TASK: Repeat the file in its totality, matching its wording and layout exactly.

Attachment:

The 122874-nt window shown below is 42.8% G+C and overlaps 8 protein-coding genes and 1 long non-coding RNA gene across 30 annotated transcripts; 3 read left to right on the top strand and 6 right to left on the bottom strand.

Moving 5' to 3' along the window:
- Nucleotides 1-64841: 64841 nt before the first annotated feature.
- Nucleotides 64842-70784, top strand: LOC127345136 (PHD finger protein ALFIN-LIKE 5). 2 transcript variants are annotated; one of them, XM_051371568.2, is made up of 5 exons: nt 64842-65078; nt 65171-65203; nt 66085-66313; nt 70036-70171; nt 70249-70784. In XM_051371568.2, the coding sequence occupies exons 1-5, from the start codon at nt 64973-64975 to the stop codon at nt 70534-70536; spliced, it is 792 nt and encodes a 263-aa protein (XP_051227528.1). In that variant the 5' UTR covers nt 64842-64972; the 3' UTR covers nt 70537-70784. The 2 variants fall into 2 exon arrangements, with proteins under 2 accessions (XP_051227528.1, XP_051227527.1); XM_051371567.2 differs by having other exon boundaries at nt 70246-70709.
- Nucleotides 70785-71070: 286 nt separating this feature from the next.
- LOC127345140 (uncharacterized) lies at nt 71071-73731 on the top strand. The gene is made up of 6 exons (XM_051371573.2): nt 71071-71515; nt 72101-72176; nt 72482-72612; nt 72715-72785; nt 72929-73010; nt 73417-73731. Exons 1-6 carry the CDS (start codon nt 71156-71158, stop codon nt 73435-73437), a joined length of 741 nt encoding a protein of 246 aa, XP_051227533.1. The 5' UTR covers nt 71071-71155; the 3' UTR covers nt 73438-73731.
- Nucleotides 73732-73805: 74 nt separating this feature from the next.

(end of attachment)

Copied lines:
The 122874-nt window shown below is 42.8% G+C and overlaps 8 protein-coding genes and 1 long non-coding RNA gene across 30 annotated transcripts; 3 read left to right on the top strand and 6 right to left on the bottom strand.

Moving 5' to 3' along the window:
- Nucleotides 1-64841: 64841 nt before the first annotated feature.
- Nucleotides 64842-70784, top strand: LOC127345136 (PHD finger protein ALFIN-LIKE 5). 2 transcript variants are annotated; one of them, XM_051371568.2, is made up of 5 exons: nt 64842-65078; nt 65171-65203; nt 66085-66313; nt 70036-70171; nt 70249-70784. In XM_051371568.2, the coding sequence occupies exons 1-5, from the start codon at nt 64973-64975 to the stop codon at nt 70534-70536; spliced, it is 792 nt and encodes a 263-aa protein (XP_051227528.1). In that variant the 5' UTR covers nt 64842-64972; the 3' UTR covers nt 70537-70784. The 2 variants fall into 2 exon arrangements, with proteins under 2 accessions (XP_051227528.1, XP_051227527.1); XM_051371567.2 differs by having other exon boundaries at nt 70246-70709.
- Nucleotides 70785-71070: 286 nt separating this feature from the next.
- LOC127345140 (uncharacterized) lies at nt 71071-73731 on the top strand. The gene is made up of 6 exons (XM_051371573.2): nt 71071-71515; nt 72101-72176; nt 72482-72612; nt 72715-72785; nt 72929-73010; nt 73417-73731. Exons 1-6 carry the CDS (start codon nt 71156-71158, stop codon nt 73435-73437), a joined length of 741 nt encoding a protein of 246 aa, XP_051227533.1. The 5' UTR covers nt 71071-71155; the 3' UTR covers nt 73438-73731.
- Nucleotides 73732-73805: 74 nt separating this feature from the next.